Looking a little deeper into the whole philosophy of the problem... a free market economy will always tend toward a disparity in wealth, driven by the population tending to be willing to pay slightly more than something is worth because they want it. Eventually wealth starts to pool, and pockets of poverty emerge. But that's not the fault of the wealthy, the others freely gave up their wealth a little at a time over the years, and they continue to use the public services. It could be argued that they should still be paying for their share of the services despite having less wealth simply because they were foolish enough to give some of their wealth away. If I'm poor but I spend my savings on a new $1,000 iPhone, and now I can't pay my utilities, does that mean Apple should help me pay my electric bill? That's kind of how I see the problem. The population created the disparity of wealth (and benefited from it in the process) and now looks at things like raising taxes and removing tax shelters as the response to the disparity of wealth, where they will again benefit from it. Comments?


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#46812 - 11/08/17 09:29 AM Re: Apple and tax dodging [Re: Virtual1]
Ira L Offline


Registered: 08/13/09
Loc: California
Well... I am not a social scientist nor an economist, but it seems to me that a tenet of a free market/capitalistic society is that we all come into this world the same way so if some have more than others, it's just because those people made "bad" choices. The new poster boy for this is Ben Carson, the current Secretary of Housing and Urban Development, whose biography states that he "journeyed from humble beginnings to become a prominent surgeon". He also believes that "Obamacare is really I think the worst thing that has happened in this nation since slavery." Really? Worse than 9/11? Worse than two World Wars, the Depression, the Civil War, the internment of Japanese-Americans, early 20th century pandemic flu?? But I digress.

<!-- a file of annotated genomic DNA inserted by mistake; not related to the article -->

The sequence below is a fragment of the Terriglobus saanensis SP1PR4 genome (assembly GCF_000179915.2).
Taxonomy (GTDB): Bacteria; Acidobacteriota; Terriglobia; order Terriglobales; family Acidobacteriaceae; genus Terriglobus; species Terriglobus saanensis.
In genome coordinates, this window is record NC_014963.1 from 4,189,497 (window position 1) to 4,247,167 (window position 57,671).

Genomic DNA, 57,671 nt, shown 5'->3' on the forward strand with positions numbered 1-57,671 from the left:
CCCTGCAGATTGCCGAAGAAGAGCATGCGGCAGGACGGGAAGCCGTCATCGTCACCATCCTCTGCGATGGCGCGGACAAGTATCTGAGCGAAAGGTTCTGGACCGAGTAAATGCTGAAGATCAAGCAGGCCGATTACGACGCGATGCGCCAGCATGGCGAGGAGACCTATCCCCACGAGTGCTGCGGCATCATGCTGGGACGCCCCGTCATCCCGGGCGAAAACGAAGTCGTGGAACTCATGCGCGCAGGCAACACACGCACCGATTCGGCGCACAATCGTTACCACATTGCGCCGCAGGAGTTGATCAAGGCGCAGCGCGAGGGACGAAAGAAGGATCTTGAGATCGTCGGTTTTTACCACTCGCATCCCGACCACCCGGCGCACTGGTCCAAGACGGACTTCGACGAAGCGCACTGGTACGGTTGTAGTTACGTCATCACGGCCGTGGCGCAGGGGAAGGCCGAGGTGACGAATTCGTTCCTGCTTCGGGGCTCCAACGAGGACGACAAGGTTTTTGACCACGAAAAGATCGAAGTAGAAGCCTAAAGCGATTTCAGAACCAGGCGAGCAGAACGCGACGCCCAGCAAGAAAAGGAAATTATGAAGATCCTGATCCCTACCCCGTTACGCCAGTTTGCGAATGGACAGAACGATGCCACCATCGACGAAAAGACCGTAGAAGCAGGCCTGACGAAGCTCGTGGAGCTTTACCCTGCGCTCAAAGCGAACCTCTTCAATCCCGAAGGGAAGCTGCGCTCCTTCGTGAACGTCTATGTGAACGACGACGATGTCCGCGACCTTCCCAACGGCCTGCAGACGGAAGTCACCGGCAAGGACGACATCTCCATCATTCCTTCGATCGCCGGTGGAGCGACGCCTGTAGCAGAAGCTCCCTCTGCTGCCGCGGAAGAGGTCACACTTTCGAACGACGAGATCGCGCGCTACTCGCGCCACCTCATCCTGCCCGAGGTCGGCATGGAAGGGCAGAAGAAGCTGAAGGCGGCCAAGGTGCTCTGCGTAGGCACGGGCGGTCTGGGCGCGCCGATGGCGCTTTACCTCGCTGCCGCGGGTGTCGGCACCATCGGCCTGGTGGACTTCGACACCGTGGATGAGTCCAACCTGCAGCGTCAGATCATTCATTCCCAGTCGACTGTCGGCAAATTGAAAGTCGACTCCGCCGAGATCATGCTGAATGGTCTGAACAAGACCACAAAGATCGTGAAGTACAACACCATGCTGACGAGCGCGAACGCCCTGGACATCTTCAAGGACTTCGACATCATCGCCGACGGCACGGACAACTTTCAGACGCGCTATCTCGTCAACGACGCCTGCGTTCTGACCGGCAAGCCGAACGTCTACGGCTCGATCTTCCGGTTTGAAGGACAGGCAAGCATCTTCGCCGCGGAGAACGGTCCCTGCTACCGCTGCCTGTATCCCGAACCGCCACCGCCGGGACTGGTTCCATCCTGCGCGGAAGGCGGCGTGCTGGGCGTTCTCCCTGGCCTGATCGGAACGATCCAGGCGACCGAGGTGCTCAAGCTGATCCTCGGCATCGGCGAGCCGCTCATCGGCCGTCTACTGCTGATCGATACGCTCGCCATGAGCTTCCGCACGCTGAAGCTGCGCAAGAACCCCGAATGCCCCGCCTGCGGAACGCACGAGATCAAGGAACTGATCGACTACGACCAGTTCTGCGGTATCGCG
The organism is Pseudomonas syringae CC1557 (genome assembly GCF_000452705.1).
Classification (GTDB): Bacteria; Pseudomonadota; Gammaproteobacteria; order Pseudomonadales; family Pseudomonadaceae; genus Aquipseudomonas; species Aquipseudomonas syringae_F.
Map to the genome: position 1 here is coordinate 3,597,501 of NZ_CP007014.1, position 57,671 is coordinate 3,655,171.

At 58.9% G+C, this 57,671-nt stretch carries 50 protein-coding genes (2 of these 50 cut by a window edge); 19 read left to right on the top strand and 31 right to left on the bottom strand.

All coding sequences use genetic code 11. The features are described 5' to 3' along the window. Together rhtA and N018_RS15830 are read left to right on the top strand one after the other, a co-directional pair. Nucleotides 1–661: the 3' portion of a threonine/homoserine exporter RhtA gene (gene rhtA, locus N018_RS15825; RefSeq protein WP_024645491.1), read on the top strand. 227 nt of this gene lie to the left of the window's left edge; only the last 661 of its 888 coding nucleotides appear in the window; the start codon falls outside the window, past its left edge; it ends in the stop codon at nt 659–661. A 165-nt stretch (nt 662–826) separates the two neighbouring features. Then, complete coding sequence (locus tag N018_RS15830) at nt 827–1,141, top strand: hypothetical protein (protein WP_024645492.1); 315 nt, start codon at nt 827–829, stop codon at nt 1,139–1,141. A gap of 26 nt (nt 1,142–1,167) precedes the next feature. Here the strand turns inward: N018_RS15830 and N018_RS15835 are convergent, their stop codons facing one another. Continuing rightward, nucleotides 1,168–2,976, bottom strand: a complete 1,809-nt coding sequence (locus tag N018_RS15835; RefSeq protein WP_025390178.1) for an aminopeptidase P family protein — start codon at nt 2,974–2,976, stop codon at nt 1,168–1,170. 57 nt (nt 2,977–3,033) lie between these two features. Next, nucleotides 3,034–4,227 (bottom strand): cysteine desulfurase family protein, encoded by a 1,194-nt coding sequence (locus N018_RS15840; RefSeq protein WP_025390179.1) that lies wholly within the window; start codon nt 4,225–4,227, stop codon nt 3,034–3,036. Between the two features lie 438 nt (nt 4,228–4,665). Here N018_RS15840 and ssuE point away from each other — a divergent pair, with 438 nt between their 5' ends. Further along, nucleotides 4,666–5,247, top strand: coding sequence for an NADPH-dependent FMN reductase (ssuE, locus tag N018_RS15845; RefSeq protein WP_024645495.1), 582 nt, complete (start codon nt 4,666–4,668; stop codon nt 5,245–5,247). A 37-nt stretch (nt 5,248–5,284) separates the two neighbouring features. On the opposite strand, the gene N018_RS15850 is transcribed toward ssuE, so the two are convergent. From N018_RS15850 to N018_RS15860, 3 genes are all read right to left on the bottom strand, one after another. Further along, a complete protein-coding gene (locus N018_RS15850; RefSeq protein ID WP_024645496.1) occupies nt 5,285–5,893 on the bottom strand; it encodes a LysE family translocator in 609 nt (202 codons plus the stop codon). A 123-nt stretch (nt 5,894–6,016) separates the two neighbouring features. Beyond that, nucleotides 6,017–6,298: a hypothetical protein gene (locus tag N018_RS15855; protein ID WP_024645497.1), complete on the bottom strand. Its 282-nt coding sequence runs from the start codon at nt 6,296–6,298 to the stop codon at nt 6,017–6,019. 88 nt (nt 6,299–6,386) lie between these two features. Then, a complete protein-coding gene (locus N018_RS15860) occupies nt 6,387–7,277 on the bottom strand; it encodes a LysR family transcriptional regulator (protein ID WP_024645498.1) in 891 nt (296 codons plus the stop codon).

What Ben Carson and others are missing, and to which others would be more qualified than I to address, are the social and political elements of poverty. Sure some people overcome their "humble beginnings", just like some people survive exposure to the Black Plague, but the numbers are not large. It would be better, healthier to treat the sources of the problem than to just say "I did it, so can you."

To that end, while I do not support a perpetual welfare state, I believe that a principle and a practice of a healthy democracy is to help those who are less fortunate, and taxes are one way to accomplish that end. The concept of "I earned it so I get to keep it" does not support this principle and leads to pooling of wealth, as stated above by Virtual1 (cf. 7 members of the Walton family, controlling owners of Wal-Mart, whose combined wealth equals the combined wealth of the first 42% of the US population [https://en.wikipedia.org/wiki/Walton_family]).

So while Apple, Google, Amazon, Facebook and others may be doing nothing wrong where the tax laws are concerned, it just "feels" wrong where a healthy society is concerned.